• The mechanisms by which Ebola virus evades detection and infects cells to cause hemorrhagic fever have not been defined, though its glycoprotein, synthesized in either a secreted or transmembrane form, is likely involved. (sciencemag.org)
  • To determine the specificity of Ebola virus glycoproteins, we transfected expression vectors encoding either sGP, GP, or a plasmid control ( 8 ) into human 293 cells, and cell culture supernatants were used as a source of relevant recombinant glycoproteins. (sciencemag.org)
  • Ebola virus (EBOV) entry requires the surface glycoprotein (GP) to initiate attachment and fusion of viral and host membranes. (shapeways.com)
  • On the other hand, glycosylation is a pre-requisite for proper protein folding, which in case of diagnostic and therapeutic glycoproteins should ideally not include immu-nogenic residues. (innovations-report.com)
  • The A33 glycoprotein is a member of the immunoglobulin superfamily and contains three distinct structural domains: a 213 amino acid extracellular region containing two immunoglobulin-like domains (a C2-type domain and a v-type domain), a 23 amino acid hydrophobic transmembrane domain, and a 62 amino acid highly polar intracellular tail containing four consecutive cysteine residues (Heath et al. (atlasgeneticsoncology.org)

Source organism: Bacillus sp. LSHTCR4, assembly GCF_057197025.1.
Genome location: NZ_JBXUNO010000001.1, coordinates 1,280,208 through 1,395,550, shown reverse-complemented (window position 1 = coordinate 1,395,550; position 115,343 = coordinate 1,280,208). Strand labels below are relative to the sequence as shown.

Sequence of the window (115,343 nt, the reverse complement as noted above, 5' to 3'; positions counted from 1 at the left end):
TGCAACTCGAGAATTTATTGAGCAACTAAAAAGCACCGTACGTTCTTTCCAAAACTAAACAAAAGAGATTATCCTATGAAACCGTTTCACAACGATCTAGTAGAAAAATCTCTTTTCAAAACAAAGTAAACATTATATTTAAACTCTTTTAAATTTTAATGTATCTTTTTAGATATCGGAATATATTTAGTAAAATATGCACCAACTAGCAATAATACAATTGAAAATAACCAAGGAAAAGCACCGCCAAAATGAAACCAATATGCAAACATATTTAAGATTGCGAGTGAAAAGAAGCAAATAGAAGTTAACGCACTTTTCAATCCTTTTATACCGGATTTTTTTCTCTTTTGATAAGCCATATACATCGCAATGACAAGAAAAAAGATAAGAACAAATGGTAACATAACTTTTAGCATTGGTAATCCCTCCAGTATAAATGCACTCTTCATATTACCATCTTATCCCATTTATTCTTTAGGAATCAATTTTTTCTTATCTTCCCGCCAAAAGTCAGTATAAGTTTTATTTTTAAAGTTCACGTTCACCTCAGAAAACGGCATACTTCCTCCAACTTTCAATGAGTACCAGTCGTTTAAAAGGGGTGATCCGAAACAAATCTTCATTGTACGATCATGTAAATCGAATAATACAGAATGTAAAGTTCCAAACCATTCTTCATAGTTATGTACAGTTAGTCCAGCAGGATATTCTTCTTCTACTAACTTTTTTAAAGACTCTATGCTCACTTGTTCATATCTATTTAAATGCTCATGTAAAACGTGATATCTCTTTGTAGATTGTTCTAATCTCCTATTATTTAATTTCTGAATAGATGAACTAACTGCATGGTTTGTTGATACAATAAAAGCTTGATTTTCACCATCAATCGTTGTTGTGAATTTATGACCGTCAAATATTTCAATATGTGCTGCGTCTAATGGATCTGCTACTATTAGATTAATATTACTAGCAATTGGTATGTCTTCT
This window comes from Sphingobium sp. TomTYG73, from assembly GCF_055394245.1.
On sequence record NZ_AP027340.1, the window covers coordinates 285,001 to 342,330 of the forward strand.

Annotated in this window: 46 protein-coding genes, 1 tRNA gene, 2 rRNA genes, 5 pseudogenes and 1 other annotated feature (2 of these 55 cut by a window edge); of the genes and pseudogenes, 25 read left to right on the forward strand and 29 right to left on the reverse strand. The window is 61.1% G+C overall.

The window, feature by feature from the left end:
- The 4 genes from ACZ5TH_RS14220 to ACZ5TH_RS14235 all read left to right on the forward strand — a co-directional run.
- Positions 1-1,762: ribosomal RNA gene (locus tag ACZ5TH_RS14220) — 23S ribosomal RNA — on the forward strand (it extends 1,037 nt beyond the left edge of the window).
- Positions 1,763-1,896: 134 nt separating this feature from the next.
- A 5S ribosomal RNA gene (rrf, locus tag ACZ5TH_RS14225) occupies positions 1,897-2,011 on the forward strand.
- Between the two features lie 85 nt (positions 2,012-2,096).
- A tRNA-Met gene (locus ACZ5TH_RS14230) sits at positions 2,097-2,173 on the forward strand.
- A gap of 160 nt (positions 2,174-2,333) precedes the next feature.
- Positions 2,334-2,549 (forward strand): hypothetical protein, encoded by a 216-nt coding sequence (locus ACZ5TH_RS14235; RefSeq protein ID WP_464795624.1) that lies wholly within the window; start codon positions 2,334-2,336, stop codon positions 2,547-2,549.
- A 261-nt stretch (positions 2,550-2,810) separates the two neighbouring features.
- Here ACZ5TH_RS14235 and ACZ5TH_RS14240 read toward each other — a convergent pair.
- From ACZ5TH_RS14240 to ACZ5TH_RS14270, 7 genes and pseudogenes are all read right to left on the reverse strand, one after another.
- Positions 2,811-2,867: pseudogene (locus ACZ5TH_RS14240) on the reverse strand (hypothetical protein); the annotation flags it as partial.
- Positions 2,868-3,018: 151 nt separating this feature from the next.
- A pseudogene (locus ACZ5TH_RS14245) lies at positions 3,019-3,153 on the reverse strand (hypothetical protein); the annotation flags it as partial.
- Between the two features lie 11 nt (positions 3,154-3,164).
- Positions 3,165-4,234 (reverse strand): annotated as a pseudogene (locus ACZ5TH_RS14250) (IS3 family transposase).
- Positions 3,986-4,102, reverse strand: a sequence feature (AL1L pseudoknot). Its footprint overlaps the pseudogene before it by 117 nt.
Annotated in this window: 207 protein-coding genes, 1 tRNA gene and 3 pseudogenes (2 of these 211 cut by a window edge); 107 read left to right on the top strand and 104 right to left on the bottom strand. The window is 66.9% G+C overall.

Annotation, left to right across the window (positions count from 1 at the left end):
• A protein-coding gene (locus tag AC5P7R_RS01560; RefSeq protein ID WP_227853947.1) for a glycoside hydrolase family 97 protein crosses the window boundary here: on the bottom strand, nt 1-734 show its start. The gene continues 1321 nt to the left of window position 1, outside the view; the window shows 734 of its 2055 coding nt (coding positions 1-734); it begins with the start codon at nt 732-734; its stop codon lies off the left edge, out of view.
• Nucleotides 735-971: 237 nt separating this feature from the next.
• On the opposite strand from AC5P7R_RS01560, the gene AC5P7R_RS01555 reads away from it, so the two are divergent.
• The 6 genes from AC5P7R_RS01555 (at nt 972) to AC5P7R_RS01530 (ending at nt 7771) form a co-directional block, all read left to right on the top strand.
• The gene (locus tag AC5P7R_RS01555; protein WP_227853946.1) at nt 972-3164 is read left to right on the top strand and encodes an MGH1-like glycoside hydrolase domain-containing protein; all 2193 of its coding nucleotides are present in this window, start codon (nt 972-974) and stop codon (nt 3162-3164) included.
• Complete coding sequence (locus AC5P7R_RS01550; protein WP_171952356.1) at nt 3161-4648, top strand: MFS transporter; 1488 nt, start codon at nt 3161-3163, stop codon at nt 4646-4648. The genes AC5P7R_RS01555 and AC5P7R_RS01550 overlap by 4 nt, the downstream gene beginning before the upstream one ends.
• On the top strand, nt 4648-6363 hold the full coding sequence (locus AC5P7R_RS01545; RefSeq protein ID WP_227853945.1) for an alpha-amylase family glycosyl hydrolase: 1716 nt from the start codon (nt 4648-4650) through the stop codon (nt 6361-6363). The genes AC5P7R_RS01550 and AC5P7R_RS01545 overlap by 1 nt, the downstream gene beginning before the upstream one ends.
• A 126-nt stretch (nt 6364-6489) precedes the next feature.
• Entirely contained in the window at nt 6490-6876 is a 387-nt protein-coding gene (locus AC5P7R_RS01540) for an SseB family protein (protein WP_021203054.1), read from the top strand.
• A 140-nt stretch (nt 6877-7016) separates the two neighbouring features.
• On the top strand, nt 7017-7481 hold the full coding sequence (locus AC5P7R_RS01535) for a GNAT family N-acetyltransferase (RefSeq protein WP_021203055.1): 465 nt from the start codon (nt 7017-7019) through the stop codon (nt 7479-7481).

• To solve this problem, transgenic cells have been developed to produce homogeneous glycoproteins through control of the biosynthetic pathway, but it is difficult to prepare glycoproteins with various kinds of homogeneous glycan by using this approach. (go.jp)
  • Our results indicate the successful in vitro synthesis of a glycoprotein with a GlcNAc2Man5 glycan. (aiche.org)
  • The Wittmann Group uses metabolic glycoengineering techniques to accomplish the integration of functional groups into the carbohydrate portion - glycan - of a glycoprotein. (medium.com)
  • Data are presented which confirm reported increases in levels of serum fucose in certain malignancies and indicate that these increases may be attributed to quantitative alterations in specific serum glycoproteins observed in the glycoprotein profile associated with cancer. (dtic.mil)
  • The preparation and analysis of glycoproteins of the lens of cattle and rabbits is then described, in three parts of the lens, namely, the equatorial, the polar, and the nuclear region. (arvojournals.org)
  • Juliano R.L., Ling V.A. A surface glycoprotein modulating drug permeability in Chinese hamster ovary cell mutants. (wikidoc.org)
  • Many people make sure to include glycoproteins in their diet as a way to boost their immune systems and prevent or delay the spread of cancer. (livestrong.com)